There could be a similar problem with Cyndi's two segments, but we thus far have not identified any effects of endogamy with Cyndi, so I'll leave that alone. For now.

Shabtai, Fred, Bruce
But that's not all. In reviewing last week's mapping, I saw this - a three-chromosome round robin of conflicting matches with Shabtai, Bruce and Fred - each of them supposedly unrelated to the others.

(Shabtai and Bruce have the same Y-haplogroup, but too far from one another to be considered a Y match.)

None of the three pairs triangulates. Not even the pair on chromosome 5 where the end point appears the same for Shabtai and Bruce. So this is not showing us that Bruce and Shabtai have a common ancestor we don't know about. Nor do Bruce and Fred. Or Fred and Shabtai.

(To be precise, they do have matching segments - in fact Bruce and Fred have two - so there is common ancestry between each pair. But not on chromosomes 1, 5 and 15. And not in any of their matches with me.)

For each pair, there are two possible explanations. One might be a match on my mother's side - after all, I have two chromosomes each numbered 1, 5 and 15, one from each of my parents. The other explanation is that catch-all, circular answer that one (or both!) of those matches is IBS, Identical By State, a false match. Although I know better, I think of the IBS answer as a refuge of scoundrels.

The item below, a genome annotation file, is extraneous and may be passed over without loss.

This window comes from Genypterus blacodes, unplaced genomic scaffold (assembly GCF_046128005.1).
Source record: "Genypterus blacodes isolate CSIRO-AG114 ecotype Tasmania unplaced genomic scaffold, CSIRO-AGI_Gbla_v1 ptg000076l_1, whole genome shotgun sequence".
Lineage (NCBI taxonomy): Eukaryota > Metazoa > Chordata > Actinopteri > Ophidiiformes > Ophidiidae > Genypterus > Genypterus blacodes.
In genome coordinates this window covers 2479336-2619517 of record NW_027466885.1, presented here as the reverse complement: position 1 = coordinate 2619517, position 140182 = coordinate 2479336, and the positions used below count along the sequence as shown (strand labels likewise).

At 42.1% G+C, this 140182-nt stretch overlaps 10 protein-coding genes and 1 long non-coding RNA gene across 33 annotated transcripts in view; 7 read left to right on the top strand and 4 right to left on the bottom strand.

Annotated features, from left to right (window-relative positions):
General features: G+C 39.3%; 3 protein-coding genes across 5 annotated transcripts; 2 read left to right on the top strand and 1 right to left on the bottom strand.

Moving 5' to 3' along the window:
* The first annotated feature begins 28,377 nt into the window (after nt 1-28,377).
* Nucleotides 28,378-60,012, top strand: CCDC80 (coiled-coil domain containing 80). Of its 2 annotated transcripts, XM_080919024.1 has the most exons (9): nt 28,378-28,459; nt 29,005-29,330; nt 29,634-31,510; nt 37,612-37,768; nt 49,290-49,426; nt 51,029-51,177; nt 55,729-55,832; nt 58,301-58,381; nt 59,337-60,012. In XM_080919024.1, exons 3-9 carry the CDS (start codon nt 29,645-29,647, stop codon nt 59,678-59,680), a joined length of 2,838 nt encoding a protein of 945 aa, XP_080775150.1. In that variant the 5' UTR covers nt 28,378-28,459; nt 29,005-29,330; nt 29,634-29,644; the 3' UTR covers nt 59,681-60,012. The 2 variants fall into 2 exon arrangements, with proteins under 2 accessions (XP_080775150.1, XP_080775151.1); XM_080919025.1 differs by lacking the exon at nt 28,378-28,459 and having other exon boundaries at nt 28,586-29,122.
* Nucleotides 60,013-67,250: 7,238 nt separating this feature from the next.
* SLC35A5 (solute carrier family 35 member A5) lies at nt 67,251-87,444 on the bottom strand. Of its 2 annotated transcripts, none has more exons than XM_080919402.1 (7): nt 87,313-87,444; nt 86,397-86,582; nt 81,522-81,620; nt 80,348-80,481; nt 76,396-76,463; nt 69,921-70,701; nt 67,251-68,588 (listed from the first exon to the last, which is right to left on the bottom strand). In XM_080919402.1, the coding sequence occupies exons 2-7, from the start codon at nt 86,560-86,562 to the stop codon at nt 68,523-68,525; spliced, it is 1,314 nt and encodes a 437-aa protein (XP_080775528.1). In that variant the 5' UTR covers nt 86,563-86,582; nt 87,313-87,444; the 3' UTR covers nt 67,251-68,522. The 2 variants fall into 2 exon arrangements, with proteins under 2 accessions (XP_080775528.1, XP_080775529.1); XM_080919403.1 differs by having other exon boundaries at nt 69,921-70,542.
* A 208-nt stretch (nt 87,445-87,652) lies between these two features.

So let's see if anyone can be from my mother's side. As I have explained before, six cousins on my mother's side have tested: my first cousins Leonard and Kay, my second cousins on my grandfather's side Ruth and Judy and my second cousins on my grandmother's side Beth and Sam. Each of those pairs are first cousins to one another.

On chromosome 1, Fred matches only my cousin Ruth, but not on the segment where he and Bruce match me. That does not prove that he cannot match me there on my mother's side, but it is something of an indication., especially since he doesn't match the other cousins on my mother's side ANYPLACE.

Bruce's matches on chromosome 1 include Ruth, Judy and Sam, but interestingly not my first cousins - whom he doesn't match at all.
Bruce's matches with Ruth, Judy and Sam and with me, my sisters and family on my father's sides.